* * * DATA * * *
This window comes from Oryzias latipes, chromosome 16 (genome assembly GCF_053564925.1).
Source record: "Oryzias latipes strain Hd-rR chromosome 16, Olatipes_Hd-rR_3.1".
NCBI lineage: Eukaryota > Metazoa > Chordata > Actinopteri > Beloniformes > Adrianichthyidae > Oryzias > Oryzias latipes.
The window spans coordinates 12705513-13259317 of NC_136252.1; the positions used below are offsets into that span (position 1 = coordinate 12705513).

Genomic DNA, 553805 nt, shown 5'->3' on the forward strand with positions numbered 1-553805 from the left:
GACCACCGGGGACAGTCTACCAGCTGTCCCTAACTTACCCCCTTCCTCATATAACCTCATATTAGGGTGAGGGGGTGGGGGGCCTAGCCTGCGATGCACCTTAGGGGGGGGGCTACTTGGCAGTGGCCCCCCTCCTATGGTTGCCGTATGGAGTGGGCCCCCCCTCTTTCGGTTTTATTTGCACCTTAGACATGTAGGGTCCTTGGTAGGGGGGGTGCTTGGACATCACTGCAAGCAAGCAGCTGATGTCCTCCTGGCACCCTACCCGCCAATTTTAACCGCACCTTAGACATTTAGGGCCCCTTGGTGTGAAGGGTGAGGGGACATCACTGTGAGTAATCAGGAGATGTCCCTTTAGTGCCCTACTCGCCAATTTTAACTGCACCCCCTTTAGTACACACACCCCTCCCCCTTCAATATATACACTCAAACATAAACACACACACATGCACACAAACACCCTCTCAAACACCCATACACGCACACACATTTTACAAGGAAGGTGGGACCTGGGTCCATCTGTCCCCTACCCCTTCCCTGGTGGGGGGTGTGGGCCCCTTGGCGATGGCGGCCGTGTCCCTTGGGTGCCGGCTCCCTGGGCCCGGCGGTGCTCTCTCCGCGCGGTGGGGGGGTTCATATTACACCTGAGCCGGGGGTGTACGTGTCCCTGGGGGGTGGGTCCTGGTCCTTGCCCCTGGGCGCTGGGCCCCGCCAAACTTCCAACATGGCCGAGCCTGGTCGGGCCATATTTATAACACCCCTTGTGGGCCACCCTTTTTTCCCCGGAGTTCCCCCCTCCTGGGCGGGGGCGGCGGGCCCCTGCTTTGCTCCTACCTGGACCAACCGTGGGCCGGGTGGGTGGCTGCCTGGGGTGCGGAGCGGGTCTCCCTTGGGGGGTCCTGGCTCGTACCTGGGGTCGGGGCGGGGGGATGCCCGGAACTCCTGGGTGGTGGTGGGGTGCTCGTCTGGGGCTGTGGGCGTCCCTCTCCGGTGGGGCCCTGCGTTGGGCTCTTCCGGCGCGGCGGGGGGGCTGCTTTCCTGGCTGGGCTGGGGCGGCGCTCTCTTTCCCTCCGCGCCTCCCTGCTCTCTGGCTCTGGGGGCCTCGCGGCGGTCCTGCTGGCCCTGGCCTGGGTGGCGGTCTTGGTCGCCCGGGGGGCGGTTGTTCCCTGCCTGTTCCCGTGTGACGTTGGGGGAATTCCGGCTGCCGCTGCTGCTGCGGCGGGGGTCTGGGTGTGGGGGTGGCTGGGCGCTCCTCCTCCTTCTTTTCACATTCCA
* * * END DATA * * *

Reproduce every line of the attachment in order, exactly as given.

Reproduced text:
This window comes from Oryzias latipes, chromosome 16 (genome assembly GCF_053564925.1).
Source record: "Oryzias latipes strain Hd-rR chromosome 16, Olatipes_Hd-rR_3.1".
NCBI lineage: Eukaryota > Metazoa > Chordata > Actinopteri > Beloniformes > Adrianichthyidae > Oryzias > Oryzias latipes.
The window spans coordinates 12705513-13259317 of NC_136252.1; the positions used below are offsets into that span (position 1 = coordinate 12705513).

Genomic DNA, 553805 nt, shown 5'->3' on the forward strand with positions numbered 1-553805 from the left:
GACCACCGGGGACAGTCTACCAGCTGTCCCTAACTTACCCCCTTCCTCATATAACCTCATATTAGGGTGAGGGGGTGGGGGGCCTAGCCTGCGATGCACCTTAGGGGGGGGGCTACTTGGCAGTGGCCCCCCTCCTATGGTTGCCGTATGGAGTGGGCCCCCCCTCTTTCGGTTTTATTTGCACCTTAGACATGTAGGGTCCTTGGTAGGGGGGGTGCTTGGACATCACTGCAAGCAAGCAGCTGATGTCCTCCTGGCACCCTACCCGCCAATTTTAACCGCACCTTAGACATTTAGGGCCCCTTGGTGTGAAGGGTGAGGGGACATCACTGTGAGTAATCAGGAGATGTCCCTTTAGTGCCCTACTCGCCAATTTTAACTGCACCCCCTTTAGTACACACACCCCTCCCCCTTCAATATATACACTCAAACATAAACACACACACATGCACACAAACACCCTCTCAAACACCCATACACGCACACACATTTTACAAGGAAGGTGGGACCTGGGTCCATCTGTCCCCTACCCCTTCCCTGGTGGGGGGTGTGGGCCCCTTGGCGATGGCGGCCGTGTCCCTTGGGTGCCGGCTCCCTGGGCCCGGCGGTGCTCTCTCCGCGCGGTGGGGGGGTTCATATTACACCTGAGCCGGGGGTGTACGTGTCCCTGGGGGGTGGGTCCTGGTCCTTGCCCCTGGGCGCTGGGCCCCGCCAAACTTCCAACATGGCCGAGCCTGGTCGGGCCATATTTATAACACCCCTTGTGGGCCACCCTTTTTTCCCCGGAGTTCCCCCCTCCTGGGCGGGGGCGGCGGGCCCCTGCTTTGCTCCTACCTGGACCAACCGTGGGCCGGGTGGGTGGCTGCCTGGGGTGCGGAGCGGGTCTCCCTTGGGGGGTCCTGGCTCGTACCTGGGGTCGGGGCGGGGGGATGCCCGGAACTCCTGGGTGGTGGTGGGGTGCTCGTCTGGGGCTGTGGGCGTCCCTCTCCGGTGGGGCCCTGCGTTGGGCTCTTCCGGCGCGGCGGGGGGGCTGCTTTCCTGGCTGGGCTGGGGCGGCGCTCTCTTTCCCTCCGCGCCTCCCTGCTCTCTGGCTCTGGGGGCCTCGCGGCGGTCCTGCTGGCCCTGGCCTGGGTGGCGGTCTTGGTCGCCCGGGGGGCGGTTGTTCCCTGCCTGTTCCCGTGTGACGTTGGGGGAATTCCGGCTGCCGCTGCTGCTGCGGCGGGGGTCTGGGTGTGGGGGTGGCTGGGCGCTCCTCCTCCTTCTTTTCACATTCCA